President Barack Obama is now with Hillary Clinton. Sen. Elizabeth Warren is, too. And, eventually, Sen. Bernie Sanders will be with her as well, Democrats expect.
But not even that trinity of progressive politicians could get Scott Ruppel, a 33-year-old engineer at the Department of Defense, to vote for Clinton in November. "I respect their opinion and respectfully decline," he said. "I'll probably write in Sanders' name in November."
On a day that saw the Democratic Party take major strides toward unifying behind Clinton for the general election, many of Sanders supporters at what could be one of his final rallies said they're not ready to concede.
Ahead of the District of Columbia primary Tuesday, Sanders gave an hour-long stump speech at a rally in Washington that made no mention of Clinton or contesting the Democratic National Convention. The mood was notably somber as many said they were still coming to terms with the events of the week.
Earlier in the day, Obama welcomed the Vermont senator to the White House with a walk down the West Wing colonnade, a gesture of respect often reserved for world leaders. And Sanders followed his presidential summit with meetings with Senate Minority Leader Harry Reid and Vice President Joe Biden.
Sanders was even sanguine, aides say, when news broke that Obama backed Clinton in a video released Thursday afternoon. Sanders had been given a heads-up and took it in stride. So, too, was he warned that Warren would endorse Clinton on MSNBC with Rachel Maddow.
But even if Sanders seems ready to come in from the cold, it will take work to bring his supporters with him.
Eric Rekstein, a "30-something" gardener, said he came to Sanders' rally to try to convince the candidate to run as an independent or on a third party. Green Party candidate Jill Stein had just offered Sanders a slot on her party's ticket.
"I want Bernie to run in November and win. I don't care about anything else," said Rekstein.
Mayshaim Tahir, a 26-year-old who works on Capitol Hill, said she would have to think long and hard if Sanders asked her to back Clinton. "I feel like Obama wanted to endorse Bernie, but he's so entrenched in the political system now, he has no spine," she said.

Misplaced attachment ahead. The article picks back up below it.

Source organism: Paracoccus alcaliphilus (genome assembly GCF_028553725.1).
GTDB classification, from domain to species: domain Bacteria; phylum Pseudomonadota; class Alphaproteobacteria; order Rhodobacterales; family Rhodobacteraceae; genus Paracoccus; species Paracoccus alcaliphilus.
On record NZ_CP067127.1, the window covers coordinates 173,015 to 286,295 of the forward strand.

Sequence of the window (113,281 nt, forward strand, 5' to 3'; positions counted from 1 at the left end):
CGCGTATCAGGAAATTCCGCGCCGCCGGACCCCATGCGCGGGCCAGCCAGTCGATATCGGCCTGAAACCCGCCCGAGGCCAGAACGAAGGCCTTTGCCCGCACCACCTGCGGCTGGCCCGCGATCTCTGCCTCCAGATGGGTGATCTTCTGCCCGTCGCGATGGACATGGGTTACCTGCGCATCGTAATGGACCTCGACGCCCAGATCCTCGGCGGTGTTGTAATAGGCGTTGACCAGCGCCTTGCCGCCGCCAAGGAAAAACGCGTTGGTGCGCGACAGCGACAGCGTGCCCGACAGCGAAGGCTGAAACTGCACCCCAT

Citing her Pakistani-Muslim heritage, Tahir said Clinton is far too interventionist for her. Asked about Donald Trump's anti-Muslim comments, Tahir said, "Hillary Clinton and Donald Trump are the same to me."
Usman Ishaq, a high school senior set to graduate in a few days, said Sanders should fight on. "I don't think this race is over," said Ishaq. "I hope a miracle can happen and we can have him as president."
Still, Ishaq said he would vote for Clinton in the fall. "The main goal is keep Donald Trump as far away from a position of power as possible," he said.
But his friend Alex Patton said Clinton will have to do more to win him over.
Sanders aides acknowledge there's a group of dead-enders — the so-called Bernie or Bust movement — whom they can't control, no matter what Sanders asks them to do.
For instance, Sanders supporters have independently pulled permits from the city of Philadelphia to hold rallies at the Democratic National Convention without the campaign's consent or involvement.
"We can guarantee you there will be a political revolution," activist Bill Taylor, who holds three of the five city-issued demonstration permits for the convention, told The Philadelphia Inquirer.
But allies say they're confident Sanders can bring the vast majority of supporters with him.
"People like me who have been in from the beginning and thousands of others will do what Bernie Sanders believes is the best thing," said Jonathan Tasini, an activist and Sanders surrogate who challenged then-Sen. Clinton in a primary campaign. "And I think I represent in that statement 90 percent and higher in this movement."
Clinton can help the process by sticking to the progressive policies she championed in the primary, said Neil Sroka of the pro-Sanders group Democracy for America.
"The question for me is not necessarily whether or not Bernie Sanders supporters will reject Trump, but how excited they will be to work on a campaign to focus on defeating Donald Trump," he said.
Iliana Jaime, a high school senior in D.C. who identifies as a socialist, thinks Clinton is motivated more by corporate interests than altruistic ones. But Jaime will back Clinton "100 percent" in November and thinks refusing to vote for the former secretary of state because she's not perfect is a form of white privilege.
"It's people who can afford to deal with the consequences of a Trump presidency," she said. "There's a lot of moral narcissism going in the Bernie or Bust movement."
"My personal feelings are far less important than what a Trump presidency means," she added.